Keep reading to see my Panzanella recipe, my take on an Italian stale bread salad that I have been making at home for lunch!
The gift of a normal day. In 2010, as I was reeling from the news that my mother had terminal leukemia, I read a blog with this same title. It had never struck me before how much I took a normal day for granted. Fast forward 10 years and I am in the same boat, albeit under different circumstances. Schools are closed for the foreseeable future, restaurants, small businesses and gyms have shuttered, and domestic and international travel has come to a screeching halt as the government has declared a global pandemic urging all to “self-quarantine” inside their homes for 14 days. It has not even been a week of this, but how I already long for the gift of a normal day.
In our effort, as parents of three kids under 18, to make the day as “normal” as possible by maintaining some semblance of a routine, I found myself in the position of having totally ignored the way our kids are internalizing the situation. I failed as a mom…not the first time for sure, but one in which I am not proud. These times are not normal, I tell them, and they may not be for some time.
Move forward, I keep telling myself as I wake up in the mornings with a dreaded sense of purposelessness. Let us never forget those who are less fortunate, never give up the faith that “this too shall pass”. These are my mantras that help push past the fear and anxiety for the future.
My mother, a self-proclaimed “Pollyanna” (aka optimist from the 1960 movie), wouldn’t have batted an eye. “We lived through the Great Depression, and you can do this!”, I can just hear her telling me as she adds another layer of foil to her recycled aluminum foil ball. And she would be right. There is a lot we can do, for others and for our own well being.
Social distancing doesn’t have to mean that we distance ourselves from our communities, for they need us now more than ever. Amid the uncertainty of the future, this is just a small list of some of the ways we can make a difference today.
- Support your favorite restaurants, whatever that looks like. If they are open, dine in or order take out. If they are closed, order curbside/take out, purchase swag, gift cards, and post about their hours and services on social media. I saw a great idea online trend called #adoptarestaurant where a couple pledged to order every Thursday nights from their favorite sushi restaurant, Hana Japanese Eatery.
- Donate blood. The American Red Cross is urging all Americans, especially those who haven never donated before, to consider donating. Unsure if it is safe? Read this article. I read a statistic that in “normal” situations, the state of Arizona has a 2 day supply of blood and platelets. Imagine what that looks like now. I just signed up at vitalant.org.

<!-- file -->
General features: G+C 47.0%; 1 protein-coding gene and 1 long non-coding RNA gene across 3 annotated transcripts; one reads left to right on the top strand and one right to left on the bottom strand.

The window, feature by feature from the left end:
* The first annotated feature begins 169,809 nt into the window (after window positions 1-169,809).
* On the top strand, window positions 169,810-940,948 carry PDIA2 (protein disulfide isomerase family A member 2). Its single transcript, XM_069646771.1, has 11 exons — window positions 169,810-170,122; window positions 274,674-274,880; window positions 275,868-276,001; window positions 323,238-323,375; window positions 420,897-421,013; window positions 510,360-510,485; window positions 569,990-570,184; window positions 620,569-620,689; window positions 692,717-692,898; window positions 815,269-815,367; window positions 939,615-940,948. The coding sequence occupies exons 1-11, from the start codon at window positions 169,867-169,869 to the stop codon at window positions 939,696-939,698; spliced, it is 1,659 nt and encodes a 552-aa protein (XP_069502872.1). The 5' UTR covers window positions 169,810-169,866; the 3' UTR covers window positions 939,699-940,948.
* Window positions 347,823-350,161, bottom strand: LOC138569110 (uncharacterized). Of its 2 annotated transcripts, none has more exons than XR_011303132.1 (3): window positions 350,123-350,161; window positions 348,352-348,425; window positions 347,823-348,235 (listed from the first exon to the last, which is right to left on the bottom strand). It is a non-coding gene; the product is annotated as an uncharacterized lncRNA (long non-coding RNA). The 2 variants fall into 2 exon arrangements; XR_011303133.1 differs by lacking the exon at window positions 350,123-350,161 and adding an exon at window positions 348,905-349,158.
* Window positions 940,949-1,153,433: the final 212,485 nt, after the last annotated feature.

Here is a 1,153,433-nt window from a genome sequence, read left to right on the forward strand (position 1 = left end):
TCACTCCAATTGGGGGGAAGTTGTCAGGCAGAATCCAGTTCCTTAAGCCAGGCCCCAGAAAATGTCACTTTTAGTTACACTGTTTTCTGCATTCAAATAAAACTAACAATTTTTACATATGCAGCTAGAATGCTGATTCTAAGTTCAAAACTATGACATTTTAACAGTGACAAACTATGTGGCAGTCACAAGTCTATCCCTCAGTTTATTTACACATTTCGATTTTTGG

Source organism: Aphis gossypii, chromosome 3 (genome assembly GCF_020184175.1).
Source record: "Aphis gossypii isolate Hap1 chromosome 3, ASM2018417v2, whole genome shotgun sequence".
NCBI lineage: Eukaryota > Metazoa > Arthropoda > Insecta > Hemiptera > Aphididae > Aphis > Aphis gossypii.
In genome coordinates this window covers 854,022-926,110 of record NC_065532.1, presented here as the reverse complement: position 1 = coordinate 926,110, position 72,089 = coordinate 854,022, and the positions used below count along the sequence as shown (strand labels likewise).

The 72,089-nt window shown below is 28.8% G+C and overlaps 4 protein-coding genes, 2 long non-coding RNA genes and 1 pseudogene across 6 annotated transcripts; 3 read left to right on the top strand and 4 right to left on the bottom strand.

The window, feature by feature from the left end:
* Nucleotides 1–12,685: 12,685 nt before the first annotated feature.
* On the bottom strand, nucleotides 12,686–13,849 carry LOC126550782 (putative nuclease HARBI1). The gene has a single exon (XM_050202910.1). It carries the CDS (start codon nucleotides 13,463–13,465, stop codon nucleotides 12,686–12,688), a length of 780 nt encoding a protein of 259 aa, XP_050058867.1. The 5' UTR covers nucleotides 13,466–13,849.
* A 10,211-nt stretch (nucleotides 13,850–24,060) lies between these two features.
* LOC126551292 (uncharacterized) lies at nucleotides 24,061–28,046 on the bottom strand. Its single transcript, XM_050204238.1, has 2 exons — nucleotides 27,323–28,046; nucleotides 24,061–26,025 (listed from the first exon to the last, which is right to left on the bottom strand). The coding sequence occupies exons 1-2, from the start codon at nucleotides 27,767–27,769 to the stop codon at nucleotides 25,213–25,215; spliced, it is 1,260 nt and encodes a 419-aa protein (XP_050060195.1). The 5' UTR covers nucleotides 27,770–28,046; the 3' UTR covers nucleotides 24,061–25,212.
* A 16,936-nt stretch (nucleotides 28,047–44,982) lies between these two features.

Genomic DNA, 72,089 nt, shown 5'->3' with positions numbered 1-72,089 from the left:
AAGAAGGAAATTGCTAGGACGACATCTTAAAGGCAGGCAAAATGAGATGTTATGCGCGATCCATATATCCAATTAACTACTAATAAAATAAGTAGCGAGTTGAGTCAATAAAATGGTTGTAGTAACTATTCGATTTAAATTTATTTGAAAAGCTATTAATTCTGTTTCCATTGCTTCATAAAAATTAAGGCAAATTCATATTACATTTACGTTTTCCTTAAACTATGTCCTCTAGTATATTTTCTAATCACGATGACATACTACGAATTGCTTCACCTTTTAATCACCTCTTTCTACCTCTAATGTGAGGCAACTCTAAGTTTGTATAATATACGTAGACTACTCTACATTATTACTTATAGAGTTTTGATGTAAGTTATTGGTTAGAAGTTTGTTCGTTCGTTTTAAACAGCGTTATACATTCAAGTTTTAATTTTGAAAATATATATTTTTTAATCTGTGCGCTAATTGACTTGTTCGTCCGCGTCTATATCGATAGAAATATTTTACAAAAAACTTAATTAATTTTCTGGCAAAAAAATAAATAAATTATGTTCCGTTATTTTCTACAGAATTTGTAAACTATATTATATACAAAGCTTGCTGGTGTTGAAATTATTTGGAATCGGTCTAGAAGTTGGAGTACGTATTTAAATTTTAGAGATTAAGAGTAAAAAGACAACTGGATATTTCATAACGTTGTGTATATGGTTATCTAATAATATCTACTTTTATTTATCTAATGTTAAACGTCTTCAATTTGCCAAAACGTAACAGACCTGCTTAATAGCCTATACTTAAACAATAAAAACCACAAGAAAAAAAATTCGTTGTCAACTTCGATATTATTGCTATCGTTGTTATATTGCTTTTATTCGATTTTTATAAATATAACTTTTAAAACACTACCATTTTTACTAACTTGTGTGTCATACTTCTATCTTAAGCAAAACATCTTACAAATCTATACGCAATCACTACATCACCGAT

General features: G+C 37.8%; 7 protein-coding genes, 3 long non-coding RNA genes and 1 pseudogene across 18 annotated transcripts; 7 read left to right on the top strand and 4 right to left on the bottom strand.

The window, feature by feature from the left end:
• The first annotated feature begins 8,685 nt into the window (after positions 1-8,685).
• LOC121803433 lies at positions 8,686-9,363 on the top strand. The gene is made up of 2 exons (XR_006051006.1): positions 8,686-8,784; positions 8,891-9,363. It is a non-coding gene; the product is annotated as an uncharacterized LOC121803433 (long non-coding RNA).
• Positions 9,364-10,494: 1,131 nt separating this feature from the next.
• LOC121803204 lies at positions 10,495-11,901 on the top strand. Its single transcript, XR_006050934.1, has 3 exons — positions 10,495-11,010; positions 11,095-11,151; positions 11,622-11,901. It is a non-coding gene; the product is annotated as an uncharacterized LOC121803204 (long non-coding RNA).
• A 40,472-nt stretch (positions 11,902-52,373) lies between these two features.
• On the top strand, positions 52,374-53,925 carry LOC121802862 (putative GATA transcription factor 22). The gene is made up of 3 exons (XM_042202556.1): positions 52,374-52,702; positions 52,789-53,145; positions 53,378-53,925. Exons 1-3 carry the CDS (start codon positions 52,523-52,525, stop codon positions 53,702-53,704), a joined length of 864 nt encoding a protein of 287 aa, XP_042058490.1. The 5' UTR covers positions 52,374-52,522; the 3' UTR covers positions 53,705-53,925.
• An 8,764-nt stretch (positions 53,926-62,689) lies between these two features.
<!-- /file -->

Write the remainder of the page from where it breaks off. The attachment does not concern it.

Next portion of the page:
- Help those less fortunate. You can donate canned food and other items to the St. Mary’s Food Bank, the United Way, and Goodwill. Blessings in a Backpack provides meals to children and Meals on Wheels provides meals to the elderly. Lastly, check on an elderly neighbor to see if there are any errands you can run for him/her, or any meals you can prepare. Every little bit helps.
What can you do for yourself and your family? As humans we crave predictability, so try to stick to some kind of schedule. I find that waking up about the same time every day (I know my husband is laughing at this) and taking a run or a hike helps start my day. Springtime is the best in the desert and we are so fortunate to have miles of hiking trails within minutes of our house.
We usually end the day with a family meal and either cards, a game or a movie. Some may say it sounds boring, but at least it is “normal”. As I am cooking a lot these days, I will be sharing more recipes. Please chime in as to what kind of recipes you would like to see in the comment section below. I had some stale bread on hand and prepared a recipe for Panzanella, an Italian bread salad, for lunch. It’s basically like a salad with lots of croutons. Mangia bene! xoM
Panzanella (Bread Salad)
- 3 cups French bread or boule, preferably stale
- 3-6 tbsp Extra virgin olive oil
- 1 tsp Garlic, finely minced
- 1/2 tsp Dijon mustard
- 3 tbsp Champagne vinegar
- 1/2 cup Extra virgin olive oil
- 1/2 tbsp Agave syrup
- Salt and pepper to taste
- 2 cups Cherry tomatoes, cut in half
- 6 ounces Mozzarella cheese, cut into bite size pieces
- 3 Persian cucumbers, cut into bite size pieces
- 1/4 cup Red onion, thinly sliced
- 15-20 Basil leaves, chiffonade (thinly sliced)
- 1/4 cup Italian parsley, chopped
- 1 tbsp Capers
- Salt and pepper to taste
- Heat oven to 425 degrees. Spread the bread cubes on a rimmed baking sheet and toss with olive oil and a pinch of salt. Bake until they are dried out and pale golden brown at the edges, about 7 to 15 minutes.
- While bread cubes are toasting, prepare the salad dressing by combining the garlic, mustard, vinegar, olive oil, and agave in a small bowl. Season with salt and pepper and set aside.
- Next, in a large bowl, combine the cherry tomatoes, mozzarella, cucumbers, red onion, basil, parsley and capers in a bowl. Add the dressing and mix well. Season with salt and pepper. Serve and enjoy!
Panzanella image by Marci Symington for TEXAZTASTE.com.